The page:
Saturday, April 9, 2011

Does Obama Want to Make Himself Irrelevant? Sadly So It Seems.

Today, Saturday, April 9, 2011, I caught part of a video clip of President Obama who, I think, was on the National Mall speaking to visitors to D.C.

I thought I heard the President say: "Because Congress was able to settle their differences," the museums and monuments are open.  I know he said what I've put in quotes.  I think the rest was the essence of his statement.

BECAUSE OF CONGRESS SETTLING ITS DIFFERENCES????  That's how Obama sees this recent dispute over the budget, or wants to portray it?  Sheesh.

And where the heck was the White House in all this?  Sitting on the sidelines?  Obviously not.  Obama, Biden and others at the White House were obviously key players in this drama.  But, sadly, Obama's comment reflects the way he wants to be seen, the way he wants to portray himself -- above the fray, almost a non-partisan.

No doubt Obama is trying to move to the center for 2012 and not appear opposed to major trimming of America's deficit and debt.  And that may be good policy and make political sense for him.  But only so far.

As I recall, after Gingrich and the Republicans took control of both houses of Congress in the 1990's, some called President Bill Clinton irrelevant.  Clinton would have nothing of that and knew how to assert himself and remain relevant, winning a second term in the process.

Obama is not irrelevant.  The Republicans handily won the House in 2010 but neither control the Senate nor the White House.  And while many Americans worry about the deficit and national debt and the Tea Party has shown some ability to whip up concern over those issues, there is much to be said about not panicking on either of these two issues, nor rushing to radically reduce the budget when the economy has yet to find its way out of the Great Recession.  Obama may have made the right decision during the lame duck session of Congress last year in caving on opposition to a continuation of the Bush tax cuts for the wealthy but he will weaken himself, even if he wins re-election, if he flip flops all across the spectrum, which is what he appears to be doing.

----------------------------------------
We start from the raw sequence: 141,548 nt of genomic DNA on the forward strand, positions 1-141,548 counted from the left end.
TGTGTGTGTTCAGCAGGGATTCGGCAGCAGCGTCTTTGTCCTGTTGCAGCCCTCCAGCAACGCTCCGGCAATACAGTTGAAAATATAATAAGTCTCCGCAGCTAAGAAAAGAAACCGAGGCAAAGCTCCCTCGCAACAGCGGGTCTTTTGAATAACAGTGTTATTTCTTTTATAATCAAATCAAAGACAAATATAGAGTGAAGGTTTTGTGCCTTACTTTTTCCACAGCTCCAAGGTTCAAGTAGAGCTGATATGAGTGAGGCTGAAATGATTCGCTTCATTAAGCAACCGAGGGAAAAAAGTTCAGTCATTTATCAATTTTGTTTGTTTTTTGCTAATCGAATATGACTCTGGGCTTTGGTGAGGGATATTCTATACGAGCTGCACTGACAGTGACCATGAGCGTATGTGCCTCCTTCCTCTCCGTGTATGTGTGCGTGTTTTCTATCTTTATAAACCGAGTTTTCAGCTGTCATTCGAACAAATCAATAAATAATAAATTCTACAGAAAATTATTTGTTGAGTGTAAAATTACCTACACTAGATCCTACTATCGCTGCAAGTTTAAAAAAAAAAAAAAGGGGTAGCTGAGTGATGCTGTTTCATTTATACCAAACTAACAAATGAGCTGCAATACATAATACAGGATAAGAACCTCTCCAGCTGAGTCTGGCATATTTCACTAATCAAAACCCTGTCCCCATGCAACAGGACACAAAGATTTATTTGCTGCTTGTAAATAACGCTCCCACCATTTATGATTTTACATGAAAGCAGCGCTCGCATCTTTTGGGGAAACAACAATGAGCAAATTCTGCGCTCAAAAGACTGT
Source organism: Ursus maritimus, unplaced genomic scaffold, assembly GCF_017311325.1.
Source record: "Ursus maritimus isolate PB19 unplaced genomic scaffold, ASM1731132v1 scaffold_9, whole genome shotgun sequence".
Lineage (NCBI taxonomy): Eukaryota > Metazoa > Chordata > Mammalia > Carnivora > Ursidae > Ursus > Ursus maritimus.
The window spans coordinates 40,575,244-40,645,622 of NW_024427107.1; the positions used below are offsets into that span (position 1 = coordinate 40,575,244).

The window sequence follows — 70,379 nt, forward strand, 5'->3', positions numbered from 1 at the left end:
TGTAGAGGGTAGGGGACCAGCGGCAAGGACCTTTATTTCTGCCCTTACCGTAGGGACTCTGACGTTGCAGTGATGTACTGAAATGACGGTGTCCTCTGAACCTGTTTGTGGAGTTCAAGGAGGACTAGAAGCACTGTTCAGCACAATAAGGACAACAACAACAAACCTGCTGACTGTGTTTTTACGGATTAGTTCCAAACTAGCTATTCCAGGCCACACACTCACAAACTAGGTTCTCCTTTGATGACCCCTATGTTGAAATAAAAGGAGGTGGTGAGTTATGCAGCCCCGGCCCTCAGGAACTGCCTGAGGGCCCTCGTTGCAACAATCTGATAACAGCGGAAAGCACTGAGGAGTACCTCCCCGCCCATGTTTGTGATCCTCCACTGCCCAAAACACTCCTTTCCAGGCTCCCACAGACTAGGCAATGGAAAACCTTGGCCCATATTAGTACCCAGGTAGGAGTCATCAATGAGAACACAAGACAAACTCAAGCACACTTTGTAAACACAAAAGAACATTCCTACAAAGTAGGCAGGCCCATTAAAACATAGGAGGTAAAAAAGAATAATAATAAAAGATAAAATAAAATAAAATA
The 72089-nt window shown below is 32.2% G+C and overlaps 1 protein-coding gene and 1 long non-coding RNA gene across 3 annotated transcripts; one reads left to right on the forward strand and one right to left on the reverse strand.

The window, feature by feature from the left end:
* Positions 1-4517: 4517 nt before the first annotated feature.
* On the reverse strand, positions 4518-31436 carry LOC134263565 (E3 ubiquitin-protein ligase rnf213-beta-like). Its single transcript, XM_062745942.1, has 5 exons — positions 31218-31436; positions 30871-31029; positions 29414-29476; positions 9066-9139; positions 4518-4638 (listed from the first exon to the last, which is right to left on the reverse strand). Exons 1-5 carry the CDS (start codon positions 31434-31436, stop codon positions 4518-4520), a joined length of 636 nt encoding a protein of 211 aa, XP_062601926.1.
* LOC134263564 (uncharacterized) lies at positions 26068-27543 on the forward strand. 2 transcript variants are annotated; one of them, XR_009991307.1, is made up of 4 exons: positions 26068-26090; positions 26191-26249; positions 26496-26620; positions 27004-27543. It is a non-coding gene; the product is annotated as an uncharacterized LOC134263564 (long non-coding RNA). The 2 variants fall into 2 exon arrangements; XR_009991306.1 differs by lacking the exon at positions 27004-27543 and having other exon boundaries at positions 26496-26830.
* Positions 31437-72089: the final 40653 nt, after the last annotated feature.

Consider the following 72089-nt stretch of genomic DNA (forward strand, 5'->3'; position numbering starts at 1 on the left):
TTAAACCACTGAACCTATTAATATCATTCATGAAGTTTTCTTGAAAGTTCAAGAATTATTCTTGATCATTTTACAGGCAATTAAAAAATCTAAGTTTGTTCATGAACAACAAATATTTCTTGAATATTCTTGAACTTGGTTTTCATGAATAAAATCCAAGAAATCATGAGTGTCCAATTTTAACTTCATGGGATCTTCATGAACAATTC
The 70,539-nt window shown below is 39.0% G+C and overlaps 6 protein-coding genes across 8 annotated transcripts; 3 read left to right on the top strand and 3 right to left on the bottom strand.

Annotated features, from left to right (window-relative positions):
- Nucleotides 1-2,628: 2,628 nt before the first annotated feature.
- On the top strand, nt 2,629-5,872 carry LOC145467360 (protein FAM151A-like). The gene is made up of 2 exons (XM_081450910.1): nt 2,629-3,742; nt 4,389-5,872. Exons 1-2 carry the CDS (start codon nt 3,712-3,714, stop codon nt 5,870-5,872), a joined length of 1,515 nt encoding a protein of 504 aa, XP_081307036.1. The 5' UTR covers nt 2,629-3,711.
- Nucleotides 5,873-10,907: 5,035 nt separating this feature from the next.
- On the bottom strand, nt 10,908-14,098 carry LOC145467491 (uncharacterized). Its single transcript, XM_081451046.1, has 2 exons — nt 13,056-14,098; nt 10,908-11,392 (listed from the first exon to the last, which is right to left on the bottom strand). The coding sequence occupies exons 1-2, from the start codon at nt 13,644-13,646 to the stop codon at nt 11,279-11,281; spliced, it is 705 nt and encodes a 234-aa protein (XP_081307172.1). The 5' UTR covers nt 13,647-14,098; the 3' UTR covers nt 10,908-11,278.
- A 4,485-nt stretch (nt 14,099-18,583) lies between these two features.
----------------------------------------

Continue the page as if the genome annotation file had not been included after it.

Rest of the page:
Yes, Obama needs the House of Representatives to pass legislation, including a budget, so compromise is necessary.  But Obama should nonetheless use the bully pulpit to continue to try to educate the American people on the role of and need for a strong federal governmental presence.  We are no longer an agrarian society; we are a highly urbanized society with an economy that is not only fully integrated across this nation but with much of the world as well.  We need a central government that can regulate economic swings, protect Americans against the excesses of private entrepreneurs and enterprises, stimulate economic growth and trade, assure minimum standards of healthcare and education, and perform many other tasks, in addition to defense.

Obama should also not throw in the towel on increased taxes to balance the budget and assure certain "entitlements", particularly now that the Republicans are finally showing their fangs when it comes to attacking Medicare, with Social Security likely to be next.  Reform of these programs?  Yes.  The kind of radical restructuring and privatization that Republicans seem to favor?  Absolutely not.

Obama is not irrelevant but sometimes it appears he wants to make himself so.  During the 2008 campaign Obama spoke of presidential styles and he definitely seemed to favor Reagan's, which Obama himself described as essentially above the fray, letting others fight over the details only to emerge near the end.  This has been Obama's style, with respect to fights over the stimulus package, healthcare reform, and now the 2011 budget.  He and his aides have been involved in all of these battles but he himself has let others take central stage.  In my judgment this was and continues to be a big mistake for him.

Obama has been an eloquent speaker and communicator when in campaign mode, whether during the campaign or as president.  But in his daily talks and press conferences he has come across as dry, distant and without affect.  He came across that way during some of the debates during the 2008 campaign as well.  He needs to go into what I'll call campaign mode more often.  He needs to show passion and not get caught speaking in a dry, distant tone, carefully selecting his words as if he were lecturing somewhere.  He needs to show he cares and that, while open to necessary compromise, he still has his own set of values and will pursue and fight for them.  It's okay to compromise and even stand aside on some campaign promises that simply aren't achievable.  But if he bends on almost everything and comes across as dry and drab in a move toward the center, he will not only not be a good president, but he will, in my judgment, undermine his chances of re-election.  And even were he not to win re-election, he will have been true to himself and to all those who voted for him.

Wednesday, April 6, 2011

My Letter to Long Beach Councilman Gary DeLong on 2nd + PCH Project (Major Shopping Center in Eastern LB)

Dear Gary,

I read with interest the coverage of the 2nd + PCH project in the Belmont Shore – Naples Patch of April 5, 2011.  I want you to know that I am opposed to the project and I found points made in the article as well as comments from Mike Ruehle disturbing.